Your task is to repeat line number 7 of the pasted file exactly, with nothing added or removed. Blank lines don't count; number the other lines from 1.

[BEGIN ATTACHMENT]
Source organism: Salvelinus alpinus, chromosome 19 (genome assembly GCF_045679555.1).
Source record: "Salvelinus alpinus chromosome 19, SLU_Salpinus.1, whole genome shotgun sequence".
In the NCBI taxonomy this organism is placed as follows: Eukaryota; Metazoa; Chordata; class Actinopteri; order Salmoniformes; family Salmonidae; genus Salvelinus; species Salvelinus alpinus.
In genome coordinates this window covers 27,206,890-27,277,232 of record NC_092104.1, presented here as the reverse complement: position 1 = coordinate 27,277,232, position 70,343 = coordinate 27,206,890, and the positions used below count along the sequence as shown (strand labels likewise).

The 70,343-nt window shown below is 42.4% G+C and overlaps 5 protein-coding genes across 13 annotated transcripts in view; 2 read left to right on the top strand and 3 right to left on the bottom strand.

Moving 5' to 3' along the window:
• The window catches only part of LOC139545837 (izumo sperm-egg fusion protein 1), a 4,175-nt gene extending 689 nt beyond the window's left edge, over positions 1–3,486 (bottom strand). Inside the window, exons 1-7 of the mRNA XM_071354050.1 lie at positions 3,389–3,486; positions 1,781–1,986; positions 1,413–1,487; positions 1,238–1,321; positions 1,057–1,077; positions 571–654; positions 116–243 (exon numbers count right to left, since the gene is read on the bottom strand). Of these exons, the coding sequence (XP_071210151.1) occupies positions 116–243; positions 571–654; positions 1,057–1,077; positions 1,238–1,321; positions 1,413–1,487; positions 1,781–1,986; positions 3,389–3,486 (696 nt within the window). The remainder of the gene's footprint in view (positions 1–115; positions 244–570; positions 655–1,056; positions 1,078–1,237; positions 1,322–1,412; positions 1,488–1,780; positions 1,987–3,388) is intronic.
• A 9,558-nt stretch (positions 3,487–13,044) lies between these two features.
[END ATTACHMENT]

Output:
• The window catches only part of LOC139545837 (izumo sperm-egg fusion protein 1), a 4,175-nt gene extending 689 nt beyond the window's left edge, over positions 1–3,486 (bottom strand). Inside the window, exons 1-7 of the mRNA XM_071354050.1 lie at positions 3,389–3,486; positions 1,781–1,986; positions 1,413–1,487; positions 1,238–1,321; positions 1,057–1,077; positions 571–654; positions 116–243 (exon numbers count right to left, since the gene is read on the bottom strand). Of these exons, the coding sequence (XP_071210151.1) occupies positions 116–243; positions 571–654; positions 1,057–1,077; positions 1,238–1,321; positions 1,413–1,487; positions 1,781–1,986; positions 3,389–3,486 (696 nt within the window). The remainder of the gene's footprint in view (positions 1–115; positions 244–570; positions 655–1,056; positions 1,078–1,237; positions 1,322–1,412; positions 1,488–1,780; positions 1,987–3,388) is intronic.